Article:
‘Peace cannot happen without social justice ’- leaders

Reverend Natalie Simons-Arendse and Sarah Oliver from the Cape Town Interfaith Initiative shared their experience of being part of the Parliament of the Worlds Religions.

In commemoration of World Interfaith Harmony Week, the Ahmadiyya Muslim Community of South Africa and the Cape Town Interfaith Initiative hosted a gathering to discuss interfaith work and caring for the environment.

The event was held at the Baitul Awwal Masjid in Athlone on Thursday February 7.

Guest speakers included Reverend Natalie Simons-Arendse and Sarah Oliver from the Cape Town Interfaith Initiative. The pair discussed their experience at the Parliament of the World’s Religions, which happened in Canada last year. They also spoke about their work with Marlene Silbert’s Youth Interfaith Intercultural Programme.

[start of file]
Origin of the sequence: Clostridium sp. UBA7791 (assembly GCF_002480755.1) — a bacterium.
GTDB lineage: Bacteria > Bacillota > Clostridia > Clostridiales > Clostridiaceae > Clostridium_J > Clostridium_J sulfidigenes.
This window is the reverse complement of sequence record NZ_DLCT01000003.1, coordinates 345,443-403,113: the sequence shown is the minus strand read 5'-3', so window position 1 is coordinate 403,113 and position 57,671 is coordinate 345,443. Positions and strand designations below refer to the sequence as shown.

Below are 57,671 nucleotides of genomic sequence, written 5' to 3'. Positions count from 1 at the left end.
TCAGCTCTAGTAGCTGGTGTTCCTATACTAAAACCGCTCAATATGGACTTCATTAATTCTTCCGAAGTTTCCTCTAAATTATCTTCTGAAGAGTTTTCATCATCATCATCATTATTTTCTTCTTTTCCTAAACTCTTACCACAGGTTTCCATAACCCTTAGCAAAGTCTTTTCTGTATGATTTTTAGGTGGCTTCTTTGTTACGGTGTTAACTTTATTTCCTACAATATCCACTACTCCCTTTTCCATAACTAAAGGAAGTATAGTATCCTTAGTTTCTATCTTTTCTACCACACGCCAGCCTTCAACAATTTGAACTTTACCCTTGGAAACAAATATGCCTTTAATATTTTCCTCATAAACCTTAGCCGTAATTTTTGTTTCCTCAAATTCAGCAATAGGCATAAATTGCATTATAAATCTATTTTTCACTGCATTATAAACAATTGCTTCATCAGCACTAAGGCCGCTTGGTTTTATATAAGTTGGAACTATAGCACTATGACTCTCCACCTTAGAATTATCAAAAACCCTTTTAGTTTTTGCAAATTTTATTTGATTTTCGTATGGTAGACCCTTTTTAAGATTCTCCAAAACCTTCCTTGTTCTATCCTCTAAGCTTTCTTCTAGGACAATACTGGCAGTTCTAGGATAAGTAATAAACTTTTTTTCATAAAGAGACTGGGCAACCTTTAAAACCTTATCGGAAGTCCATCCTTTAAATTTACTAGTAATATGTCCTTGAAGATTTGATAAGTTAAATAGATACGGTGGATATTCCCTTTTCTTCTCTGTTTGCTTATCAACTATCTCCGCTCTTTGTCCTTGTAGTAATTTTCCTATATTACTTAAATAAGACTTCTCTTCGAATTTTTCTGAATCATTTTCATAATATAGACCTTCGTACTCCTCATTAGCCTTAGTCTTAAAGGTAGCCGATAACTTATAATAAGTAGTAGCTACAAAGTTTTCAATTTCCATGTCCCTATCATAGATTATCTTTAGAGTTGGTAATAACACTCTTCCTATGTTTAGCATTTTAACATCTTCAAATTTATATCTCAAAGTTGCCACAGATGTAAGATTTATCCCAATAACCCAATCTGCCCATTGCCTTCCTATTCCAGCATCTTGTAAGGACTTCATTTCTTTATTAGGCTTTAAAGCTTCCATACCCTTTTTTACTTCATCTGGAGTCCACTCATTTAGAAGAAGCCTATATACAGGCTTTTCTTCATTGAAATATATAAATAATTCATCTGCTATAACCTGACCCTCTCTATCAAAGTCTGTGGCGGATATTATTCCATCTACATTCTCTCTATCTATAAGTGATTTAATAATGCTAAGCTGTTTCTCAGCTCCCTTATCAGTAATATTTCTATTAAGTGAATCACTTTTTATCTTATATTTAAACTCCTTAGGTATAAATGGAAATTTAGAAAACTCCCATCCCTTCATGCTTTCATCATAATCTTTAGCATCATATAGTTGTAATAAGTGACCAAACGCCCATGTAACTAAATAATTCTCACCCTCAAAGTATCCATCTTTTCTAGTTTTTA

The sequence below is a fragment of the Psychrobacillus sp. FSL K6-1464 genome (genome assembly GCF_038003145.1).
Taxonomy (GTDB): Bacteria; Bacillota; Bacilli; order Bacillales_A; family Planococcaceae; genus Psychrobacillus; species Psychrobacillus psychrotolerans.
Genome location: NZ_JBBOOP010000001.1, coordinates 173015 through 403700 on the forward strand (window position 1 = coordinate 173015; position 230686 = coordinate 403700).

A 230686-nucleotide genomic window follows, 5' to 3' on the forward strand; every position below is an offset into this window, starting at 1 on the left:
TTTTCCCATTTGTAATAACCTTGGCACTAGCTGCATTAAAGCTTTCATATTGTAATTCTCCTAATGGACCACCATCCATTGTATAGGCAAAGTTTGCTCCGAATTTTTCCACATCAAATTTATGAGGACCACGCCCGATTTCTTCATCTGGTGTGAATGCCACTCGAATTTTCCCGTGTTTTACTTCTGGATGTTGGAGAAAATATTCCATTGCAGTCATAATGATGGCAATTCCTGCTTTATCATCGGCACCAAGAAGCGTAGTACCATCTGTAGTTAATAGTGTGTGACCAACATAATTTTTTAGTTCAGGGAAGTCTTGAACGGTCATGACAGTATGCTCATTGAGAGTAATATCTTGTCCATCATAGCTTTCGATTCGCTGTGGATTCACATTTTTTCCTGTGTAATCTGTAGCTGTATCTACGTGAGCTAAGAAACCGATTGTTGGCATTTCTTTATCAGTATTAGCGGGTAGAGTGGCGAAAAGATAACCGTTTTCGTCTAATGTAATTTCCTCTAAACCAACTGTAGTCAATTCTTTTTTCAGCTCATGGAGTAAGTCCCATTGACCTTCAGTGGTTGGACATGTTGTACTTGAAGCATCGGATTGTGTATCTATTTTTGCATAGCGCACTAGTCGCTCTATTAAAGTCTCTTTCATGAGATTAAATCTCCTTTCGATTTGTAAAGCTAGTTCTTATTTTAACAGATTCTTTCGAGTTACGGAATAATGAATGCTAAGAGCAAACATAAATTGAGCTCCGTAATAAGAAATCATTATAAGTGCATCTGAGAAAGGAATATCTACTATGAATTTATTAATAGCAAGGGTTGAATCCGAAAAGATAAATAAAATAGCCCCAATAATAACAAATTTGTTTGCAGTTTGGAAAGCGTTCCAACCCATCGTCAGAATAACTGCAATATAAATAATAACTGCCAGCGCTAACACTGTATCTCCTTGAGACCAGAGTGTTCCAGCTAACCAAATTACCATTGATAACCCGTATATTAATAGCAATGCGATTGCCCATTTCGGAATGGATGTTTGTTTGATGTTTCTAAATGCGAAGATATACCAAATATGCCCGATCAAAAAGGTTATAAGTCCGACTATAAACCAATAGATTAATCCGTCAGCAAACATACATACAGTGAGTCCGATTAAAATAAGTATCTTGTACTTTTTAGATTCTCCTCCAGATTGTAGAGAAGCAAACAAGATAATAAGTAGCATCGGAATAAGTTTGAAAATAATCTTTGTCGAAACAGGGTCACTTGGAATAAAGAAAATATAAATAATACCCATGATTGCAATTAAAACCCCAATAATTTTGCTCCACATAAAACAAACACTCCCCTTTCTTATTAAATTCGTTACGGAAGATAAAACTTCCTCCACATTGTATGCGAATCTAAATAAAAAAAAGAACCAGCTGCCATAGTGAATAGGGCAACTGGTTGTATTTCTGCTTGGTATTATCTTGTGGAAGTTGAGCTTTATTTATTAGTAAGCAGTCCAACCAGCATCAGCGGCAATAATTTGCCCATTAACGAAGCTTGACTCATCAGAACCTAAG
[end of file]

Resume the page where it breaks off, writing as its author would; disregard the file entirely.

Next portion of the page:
Ms Oliver said the main message they wanted to get across was what interfaith work means in the context of South Africa.

“Peace cannot happen without social justice. We went there for a purpose – to present our work on interfaith, and the experience gave us a sense of how people see South Africa and Cape Town,” Ms Oliver said.

Reverend Simons-Arendse said 7 500 people from across the world attended the gathering, but that access to this event was limited, as many cannot afford the cost to travel. This, she said, was a challenge in terms of inclusion.

Another speaker, Reverend Rachel Mash, who is from Green Anglicans, gave a talk on the”Capetonian perspective on climate change”.

“Cape Town is unique as a global city, because we were able to cut down our water usage by 50% during the drought. We thank God for the rain. However, during that time, many agricultural and tourism workers lost their jobs. Water is sacred and a gift from God.